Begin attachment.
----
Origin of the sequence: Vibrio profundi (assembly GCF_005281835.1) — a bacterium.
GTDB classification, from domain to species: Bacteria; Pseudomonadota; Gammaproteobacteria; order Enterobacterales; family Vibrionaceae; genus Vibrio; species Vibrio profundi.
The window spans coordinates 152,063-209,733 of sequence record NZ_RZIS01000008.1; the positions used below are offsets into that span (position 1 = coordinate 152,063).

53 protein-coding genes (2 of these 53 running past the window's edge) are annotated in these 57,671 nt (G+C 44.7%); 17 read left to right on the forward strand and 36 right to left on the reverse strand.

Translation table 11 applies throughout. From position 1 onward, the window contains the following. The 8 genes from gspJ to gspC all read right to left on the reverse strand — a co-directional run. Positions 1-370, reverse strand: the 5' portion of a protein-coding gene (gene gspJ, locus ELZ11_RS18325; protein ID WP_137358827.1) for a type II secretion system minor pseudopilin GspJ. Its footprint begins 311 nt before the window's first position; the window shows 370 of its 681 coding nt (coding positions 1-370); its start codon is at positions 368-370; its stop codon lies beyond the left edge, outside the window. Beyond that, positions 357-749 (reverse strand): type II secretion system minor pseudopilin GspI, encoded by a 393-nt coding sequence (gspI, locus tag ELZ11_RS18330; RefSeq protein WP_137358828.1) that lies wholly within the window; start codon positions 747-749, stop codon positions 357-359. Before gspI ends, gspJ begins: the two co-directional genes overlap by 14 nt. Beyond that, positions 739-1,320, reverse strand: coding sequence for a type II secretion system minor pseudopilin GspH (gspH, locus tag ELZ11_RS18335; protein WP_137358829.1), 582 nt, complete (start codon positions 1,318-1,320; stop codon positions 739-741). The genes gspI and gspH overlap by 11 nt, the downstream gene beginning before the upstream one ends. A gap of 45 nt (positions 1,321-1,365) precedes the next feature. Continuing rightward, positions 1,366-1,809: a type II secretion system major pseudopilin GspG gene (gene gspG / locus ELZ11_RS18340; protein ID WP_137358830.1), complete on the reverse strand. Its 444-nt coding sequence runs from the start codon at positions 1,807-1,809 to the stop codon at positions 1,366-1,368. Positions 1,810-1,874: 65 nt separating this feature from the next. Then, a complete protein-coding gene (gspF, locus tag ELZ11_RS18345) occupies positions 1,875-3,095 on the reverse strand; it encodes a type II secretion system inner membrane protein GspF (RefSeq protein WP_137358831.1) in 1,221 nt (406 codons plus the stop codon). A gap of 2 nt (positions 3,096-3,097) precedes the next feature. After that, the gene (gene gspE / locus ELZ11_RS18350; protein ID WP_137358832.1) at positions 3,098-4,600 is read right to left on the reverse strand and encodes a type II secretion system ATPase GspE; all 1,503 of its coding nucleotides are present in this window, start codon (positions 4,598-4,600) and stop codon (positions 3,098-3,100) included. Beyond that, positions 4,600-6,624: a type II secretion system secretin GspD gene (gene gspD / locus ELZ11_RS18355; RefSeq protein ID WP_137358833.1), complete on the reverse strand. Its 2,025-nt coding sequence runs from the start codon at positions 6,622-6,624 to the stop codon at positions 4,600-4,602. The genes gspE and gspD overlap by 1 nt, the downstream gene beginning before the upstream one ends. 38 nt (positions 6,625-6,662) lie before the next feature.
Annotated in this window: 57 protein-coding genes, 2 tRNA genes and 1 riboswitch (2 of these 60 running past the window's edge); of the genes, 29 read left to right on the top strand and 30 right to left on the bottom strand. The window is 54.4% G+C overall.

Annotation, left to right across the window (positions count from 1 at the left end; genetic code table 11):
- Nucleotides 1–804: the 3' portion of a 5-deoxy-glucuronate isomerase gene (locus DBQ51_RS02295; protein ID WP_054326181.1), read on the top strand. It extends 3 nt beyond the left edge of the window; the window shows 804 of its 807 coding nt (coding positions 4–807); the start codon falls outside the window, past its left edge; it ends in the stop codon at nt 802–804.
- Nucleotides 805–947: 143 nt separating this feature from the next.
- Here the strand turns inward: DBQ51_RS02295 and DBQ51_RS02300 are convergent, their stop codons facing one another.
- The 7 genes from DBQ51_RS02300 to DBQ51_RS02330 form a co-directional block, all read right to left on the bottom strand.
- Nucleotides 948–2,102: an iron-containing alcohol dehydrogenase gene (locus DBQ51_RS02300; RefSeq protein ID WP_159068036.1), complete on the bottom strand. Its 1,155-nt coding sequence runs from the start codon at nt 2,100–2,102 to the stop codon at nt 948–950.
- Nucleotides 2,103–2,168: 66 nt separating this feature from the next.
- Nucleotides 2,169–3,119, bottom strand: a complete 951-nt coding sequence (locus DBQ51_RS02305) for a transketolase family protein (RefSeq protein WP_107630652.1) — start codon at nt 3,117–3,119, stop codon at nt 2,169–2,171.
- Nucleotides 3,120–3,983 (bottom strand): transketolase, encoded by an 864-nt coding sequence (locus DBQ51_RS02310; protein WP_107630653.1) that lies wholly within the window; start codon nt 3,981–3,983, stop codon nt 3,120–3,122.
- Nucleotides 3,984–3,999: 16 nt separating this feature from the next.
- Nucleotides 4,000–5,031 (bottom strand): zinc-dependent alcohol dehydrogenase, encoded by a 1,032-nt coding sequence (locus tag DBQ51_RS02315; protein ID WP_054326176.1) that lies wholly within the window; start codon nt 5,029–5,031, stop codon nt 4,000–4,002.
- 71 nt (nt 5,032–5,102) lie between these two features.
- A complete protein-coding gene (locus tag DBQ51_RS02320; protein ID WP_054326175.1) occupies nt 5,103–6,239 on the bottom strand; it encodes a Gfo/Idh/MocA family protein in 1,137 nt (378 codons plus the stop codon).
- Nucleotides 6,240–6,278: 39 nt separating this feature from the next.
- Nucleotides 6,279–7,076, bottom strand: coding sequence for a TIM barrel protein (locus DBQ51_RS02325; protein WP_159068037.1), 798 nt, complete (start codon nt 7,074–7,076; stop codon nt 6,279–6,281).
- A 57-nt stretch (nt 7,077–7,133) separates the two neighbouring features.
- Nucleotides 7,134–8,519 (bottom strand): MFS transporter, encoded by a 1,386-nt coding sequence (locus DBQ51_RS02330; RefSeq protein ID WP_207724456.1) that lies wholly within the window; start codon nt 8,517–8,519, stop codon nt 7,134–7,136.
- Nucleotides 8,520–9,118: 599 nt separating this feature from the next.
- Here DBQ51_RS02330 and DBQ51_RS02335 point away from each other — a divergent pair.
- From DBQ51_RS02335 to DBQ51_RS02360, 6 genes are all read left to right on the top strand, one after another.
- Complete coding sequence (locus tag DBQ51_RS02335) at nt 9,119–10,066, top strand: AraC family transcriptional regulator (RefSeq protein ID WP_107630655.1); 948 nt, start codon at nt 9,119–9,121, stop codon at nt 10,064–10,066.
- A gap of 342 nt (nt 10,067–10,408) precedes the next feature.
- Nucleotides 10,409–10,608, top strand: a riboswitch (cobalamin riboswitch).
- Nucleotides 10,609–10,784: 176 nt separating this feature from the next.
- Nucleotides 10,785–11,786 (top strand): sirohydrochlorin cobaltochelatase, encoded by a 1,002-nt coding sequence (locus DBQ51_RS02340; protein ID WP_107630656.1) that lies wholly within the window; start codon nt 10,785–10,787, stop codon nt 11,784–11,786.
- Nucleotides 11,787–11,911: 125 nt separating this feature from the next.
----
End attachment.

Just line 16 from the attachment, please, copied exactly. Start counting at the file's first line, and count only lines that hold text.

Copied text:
- Nucleotides 3,984–3,999: 16 nt separating this feature from the next.